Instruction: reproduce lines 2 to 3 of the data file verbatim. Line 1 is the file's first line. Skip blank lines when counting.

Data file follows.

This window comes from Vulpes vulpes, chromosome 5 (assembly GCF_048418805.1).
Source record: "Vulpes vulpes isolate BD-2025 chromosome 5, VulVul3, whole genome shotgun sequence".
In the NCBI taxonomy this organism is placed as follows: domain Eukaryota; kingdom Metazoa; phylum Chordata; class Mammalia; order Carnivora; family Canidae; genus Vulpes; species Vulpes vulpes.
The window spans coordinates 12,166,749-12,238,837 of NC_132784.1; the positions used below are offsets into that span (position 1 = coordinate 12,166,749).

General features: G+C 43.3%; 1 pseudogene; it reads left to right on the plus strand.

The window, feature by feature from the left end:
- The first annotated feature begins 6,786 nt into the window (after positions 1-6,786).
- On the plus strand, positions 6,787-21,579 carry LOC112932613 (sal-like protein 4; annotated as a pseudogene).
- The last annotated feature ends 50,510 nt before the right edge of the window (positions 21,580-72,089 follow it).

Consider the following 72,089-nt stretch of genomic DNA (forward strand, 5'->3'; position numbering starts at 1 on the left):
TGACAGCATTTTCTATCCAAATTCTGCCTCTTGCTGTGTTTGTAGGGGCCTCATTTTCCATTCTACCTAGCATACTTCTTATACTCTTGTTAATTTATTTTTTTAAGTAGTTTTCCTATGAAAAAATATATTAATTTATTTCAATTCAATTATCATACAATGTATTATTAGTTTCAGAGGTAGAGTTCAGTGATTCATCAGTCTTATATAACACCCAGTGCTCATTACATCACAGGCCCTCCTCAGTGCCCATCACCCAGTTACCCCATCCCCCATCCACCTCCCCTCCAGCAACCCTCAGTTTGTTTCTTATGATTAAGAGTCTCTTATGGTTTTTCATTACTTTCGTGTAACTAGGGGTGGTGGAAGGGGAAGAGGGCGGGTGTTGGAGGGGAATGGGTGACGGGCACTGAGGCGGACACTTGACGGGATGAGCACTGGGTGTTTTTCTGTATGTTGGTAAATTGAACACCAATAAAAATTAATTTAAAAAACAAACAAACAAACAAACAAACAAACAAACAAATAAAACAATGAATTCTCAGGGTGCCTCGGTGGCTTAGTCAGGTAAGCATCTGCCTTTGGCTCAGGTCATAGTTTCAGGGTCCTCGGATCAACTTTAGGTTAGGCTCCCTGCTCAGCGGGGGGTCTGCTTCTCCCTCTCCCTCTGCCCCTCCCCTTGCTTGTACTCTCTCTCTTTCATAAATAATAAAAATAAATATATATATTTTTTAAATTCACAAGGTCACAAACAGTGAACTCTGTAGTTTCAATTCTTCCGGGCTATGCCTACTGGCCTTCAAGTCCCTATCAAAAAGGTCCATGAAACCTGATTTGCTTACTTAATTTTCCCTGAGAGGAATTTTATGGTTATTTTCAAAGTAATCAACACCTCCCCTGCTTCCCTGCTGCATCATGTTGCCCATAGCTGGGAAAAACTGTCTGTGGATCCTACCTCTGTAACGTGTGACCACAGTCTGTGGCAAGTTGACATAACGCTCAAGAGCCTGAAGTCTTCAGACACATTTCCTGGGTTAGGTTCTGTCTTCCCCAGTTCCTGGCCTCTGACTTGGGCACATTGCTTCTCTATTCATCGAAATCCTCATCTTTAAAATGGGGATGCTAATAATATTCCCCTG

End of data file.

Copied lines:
Source record: "Vulpes vulpes isolate BD-2025 chromosome 5, VulVul3, whole genome shotgun sequence".
In the NCBI taxonomy this organism is placed as follows: domain Eukaryota; kingdom Metazoa; phylum Chordata; class Mammalia; order Carnivora; family Canidae; genus Vulpes; species Vulpes vulpes.